How to fire a supplier
Nobody likes the idea of having to fire an employee let alone a supplier. Sometimes the inevitable has to be done and we need to learn the right way to go about it. Listed below are a few steps to consider when you’re forced with a hard decision to fire your current supplier.
How should I go about it?
First you need to make sure this is something you want to proceed with. If for any reason you decide to not go through with a termination, then its best that it’s not approached in conversation, but instead sit down with your supplier and discuss the recommended changes. In the event that you choose to go forth with it, then maintain a courteous relationship as you will need to keep good standing until the end of the contract.
How long should I give?
Typically, every supplier has some sort of written contract that you signed when you entered in the partnership. Check your contract and it should give the necessary information. In the event of a verbal contract there are a few other steps that are required.
Typically a reasonable notice is required and is defined by how long you’ve been with the supplier, how much business your company has given the supplier, how fast the supplier can find someone to replace your business, and what both parties were seeking when the partnership was first started.
Anything outside of the United States may require legal counseling as certain rules apply whereas others do not.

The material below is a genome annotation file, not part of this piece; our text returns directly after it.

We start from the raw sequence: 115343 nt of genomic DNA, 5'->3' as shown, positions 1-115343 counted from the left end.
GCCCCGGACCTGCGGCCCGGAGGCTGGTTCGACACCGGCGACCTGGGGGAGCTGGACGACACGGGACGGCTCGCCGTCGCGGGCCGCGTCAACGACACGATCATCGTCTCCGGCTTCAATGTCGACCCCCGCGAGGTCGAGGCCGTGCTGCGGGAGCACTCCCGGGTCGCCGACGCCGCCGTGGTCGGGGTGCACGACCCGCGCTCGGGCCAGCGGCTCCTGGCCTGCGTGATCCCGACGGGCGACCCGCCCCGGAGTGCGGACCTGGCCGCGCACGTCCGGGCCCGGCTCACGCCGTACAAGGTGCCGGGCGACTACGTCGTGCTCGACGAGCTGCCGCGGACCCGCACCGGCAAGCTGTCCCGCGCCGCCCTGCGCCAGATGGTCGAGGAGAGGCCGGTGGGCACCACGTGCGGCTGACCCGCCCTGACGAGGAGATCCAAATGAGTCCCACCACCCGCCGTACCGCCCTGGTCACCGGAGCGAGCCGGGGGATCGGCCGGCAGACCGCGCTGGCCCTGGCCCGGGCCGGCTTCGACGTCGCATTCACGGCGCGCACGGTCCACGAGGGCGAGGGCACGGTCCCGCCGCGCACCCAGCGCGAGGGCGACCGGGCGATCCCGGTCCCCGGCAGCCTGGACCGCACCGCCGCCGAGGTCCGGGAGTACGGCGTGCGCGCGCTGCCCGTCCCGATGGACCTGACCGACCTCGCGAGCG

When do you give notice?
When terminating any supplier you want to give them enough time to find a replacement for the revenue that was being generated from your business. However, some suppliers will ask for various payment installments to make up for loss of payment and in turn this can end the contract.
Give a formal goodbye
You want to remain on good terms with your supplier in the event of a termination for multiple reasons. The best way to end termination is to use a hand-typed or written formal letter and have it delivered directly.
Tie up loose ends
Any time you end a contract with a supplier it’s a good idea to tie up all loose ends. For example, some may be required to teach the new supplier proper standards and protocols that were laid down by your company, or maybe there are certain manuals or ways in which your company expects things to be done. Any time a contract from the supplier being terminated requires you to return certain things you want to make sure not only do you receive your materials back, but they do as well. Some suppliers require fee’s for termination as well as whatever costs may be required to teach the new suppliers how things are done and the manner in which they are supposed to be taken care of. In this aspect make sure everything is covered and done.